by Dinesh Thakur Category: Communication Networks

Broadband A communications medium that can carry a wide range of signal frequencies, typically from audio up to video frequencies. In telecommunications the significance of a broadband system is that it can carry television and videoconferencing data as well as voice calls. A broadband medium can be made to carry many signals at once by apportioning its total bandwidth into many independent channels, each of which carries only a specific range of frequencies. In contrast, a BASEBAND can carry only a single channel. ATM, ADSL and Cable TV are all broadband media, while standard ISDN barely qualifies.

There exist two LAN transmission options, Baseband and Broadband. Baseband LANs, which is the most prevalent by far, is a Single-channel system that supports a single transmission at any given time.

Broadband LANs, which are most unusual, support multiple transmissions via multiple frequency channels.

Broadband LANs

Broadband versus Baseband

Broadband LANs are Multichannel, analog LANs as shown in Figure. typically based on coaxial cable as the transmission medium, although fiber optic cable is also used. Individual channels offer bandwidth of 1 to 5 Mbps, with 20 to 30 channels typically supported. Aggregate bandwidth is as much as 500 MHz. Its characteristics are:

• Digital signal modulated onto RF carrier (analog)

• Channel allocation based on FD M

• Head-End for bidirectional transmission

• Stations connected via RF modems, Le. radio modems accomplish the digital-to-analog conversion process, providing the transmitting device access to an analog channel.

Advantages

Data, voice and video can be accommodated on broadband channel

• Greater distances

• Greater bandwidth.

Disadvantages

• Cable design

• Alignment and maintenance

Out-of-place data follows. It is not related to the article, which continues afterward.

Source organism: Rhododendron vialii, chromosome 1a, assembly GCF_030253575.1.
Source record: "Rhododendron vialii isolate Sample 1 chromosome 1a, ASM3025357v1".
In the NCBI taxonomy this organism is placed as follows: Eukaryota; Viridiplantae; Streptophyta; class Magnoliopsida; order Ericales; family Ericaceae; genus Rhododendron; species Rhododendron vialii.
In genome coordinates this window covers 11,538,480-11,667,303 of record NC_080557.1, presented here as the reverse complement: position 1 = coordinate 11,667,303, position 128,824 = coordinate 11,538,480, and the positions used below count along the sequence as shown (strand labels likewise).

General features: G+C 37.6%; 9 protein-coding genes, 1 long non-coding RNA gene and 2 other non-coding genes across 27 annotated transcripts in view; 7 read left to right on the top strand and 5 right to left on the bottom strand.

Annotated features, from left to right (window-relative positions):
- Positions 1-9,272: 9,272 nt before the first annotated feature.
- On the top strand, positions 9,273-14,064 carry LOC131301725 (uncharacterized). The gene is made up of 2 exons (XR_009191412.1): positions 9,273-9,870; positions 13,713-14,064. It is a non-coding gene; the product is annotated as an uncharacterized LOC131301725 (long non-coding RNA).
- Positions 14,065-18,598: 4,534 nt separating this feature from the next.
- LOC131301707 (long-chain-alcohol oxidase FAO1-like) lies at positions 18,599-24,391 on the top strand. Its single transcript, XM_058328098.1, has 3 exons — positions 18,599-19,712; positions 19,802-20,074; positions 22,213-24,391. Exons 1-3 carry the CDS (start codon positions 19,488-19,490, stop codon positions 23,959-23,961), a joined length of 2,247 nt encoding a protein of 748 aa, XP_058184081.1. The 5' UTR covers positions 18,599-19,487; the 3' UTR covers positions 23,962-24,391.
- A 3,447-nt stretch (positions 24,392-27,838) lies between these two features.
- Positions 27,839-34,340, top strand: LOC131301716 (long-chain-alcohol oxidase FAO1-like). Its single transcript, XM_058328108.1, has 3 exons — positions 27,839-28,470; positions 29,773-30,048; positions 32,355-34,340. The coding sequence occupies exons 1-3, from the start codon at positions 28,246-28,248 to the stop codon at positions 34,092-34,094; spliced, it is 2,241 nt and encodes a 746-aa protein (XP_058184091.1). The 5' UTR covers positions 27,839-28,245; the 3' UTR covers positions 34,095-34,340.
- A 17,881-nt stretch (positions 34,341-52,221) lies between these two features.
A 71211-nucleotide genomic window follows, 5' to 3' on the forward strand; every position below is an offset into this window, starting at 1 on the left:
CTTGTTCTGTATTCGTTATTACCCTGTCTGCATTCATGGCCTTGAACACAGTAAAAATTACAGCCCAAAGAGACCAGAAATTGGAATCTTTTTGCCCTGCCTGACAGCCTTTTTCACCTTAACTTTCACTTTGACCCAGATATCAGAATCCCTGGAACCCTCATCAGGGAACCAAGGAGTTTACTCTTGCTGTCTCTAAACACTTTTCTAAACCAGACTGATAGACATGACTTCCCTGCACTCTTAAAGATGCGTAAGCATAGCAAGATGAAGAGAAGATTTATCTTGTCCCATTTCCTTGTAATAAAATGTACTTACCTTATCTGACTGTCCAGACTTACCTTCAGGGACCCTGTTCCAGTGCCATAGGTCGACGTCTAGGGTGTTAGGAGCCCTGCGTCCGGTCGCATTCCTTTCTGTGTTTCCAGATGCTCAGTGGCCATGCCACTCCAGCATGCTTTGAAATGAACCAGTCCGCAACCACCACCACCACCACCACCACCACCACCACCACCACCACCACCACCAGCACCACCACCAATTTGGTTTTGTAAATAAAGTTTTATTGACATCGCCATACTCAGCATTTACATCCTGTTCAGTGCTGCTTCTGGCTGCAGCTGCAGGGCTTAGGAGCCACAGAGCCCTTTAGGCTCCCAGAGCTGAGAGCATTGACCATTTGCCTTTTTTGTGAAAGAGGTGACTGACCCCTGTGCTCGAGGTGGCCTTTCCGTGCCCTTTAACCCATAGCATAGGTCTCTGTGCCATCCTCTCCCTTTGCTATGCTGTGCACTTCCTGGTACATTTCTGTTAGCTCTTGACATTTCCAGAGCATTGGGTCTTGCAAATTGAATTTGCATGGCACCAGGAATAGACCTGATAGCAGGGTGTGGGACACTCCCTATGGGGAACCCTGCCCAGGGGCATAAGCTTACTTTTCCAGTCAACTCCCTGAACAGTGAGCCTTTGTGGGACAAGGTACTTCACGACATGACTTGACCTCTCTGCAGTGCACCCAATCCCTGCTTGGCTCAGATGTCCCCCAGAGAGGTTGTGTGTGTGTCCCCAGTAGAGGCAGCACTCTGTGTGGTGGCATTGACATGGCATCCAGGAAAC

• High cost, requires modems

• Lack of well-developed standards.

Some broadband LANs are referred to as IOBroadband36 where 10stands for 10Mbps, Broadband for multichannel and 36 for 3600 meters maximum separation between devices.

Baseband LANs

Baseband LAN is single channel, supporting a single communication at a time as shown in Figure. They are digital in nature. Total bandwidth of I to 100Mbps is provided over coaxial cable, UTP, STP, or fiber optic cable. Distance limitations depend on the medium employed and the specifics of the LAN protocol. Baseband LAN physical topologies including ring, bus, tree, and star.

Baseband LANs are by far the most popular and the most highly standardized. Ethernet, Token Passing, Token Ring and FDDI LANs are all baseband. They are intended only for data, as data communications is, after all, the primary reason for the existence of LANs. The characteristics of this system may be summarized as follows:

• Unmodulated digital signal

• Single channel

• Bidirectional propagation of signal

• Stations connected, via T connectors

• No need of modems - low cost installation.

Advantages

• Simplicity

• Low cost

• Ease of installation and maintenance

• High rates.

Disadvantages

• Limited distances

• Data and voice only.

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About Dinesh Thakur

Dinesh ThakurDinesh Thakur holds an B.SC (Computer Science), MCSE, MCDBA, CCNA, CCNP, A+, SCJP certifications. Dinesh authors the hugely popular blog. Where he writes how-to guides around Computer fundamental , computer software, Computer programming, and web apps. For any type of query or something that you think is missing, please feel free to Contact us.



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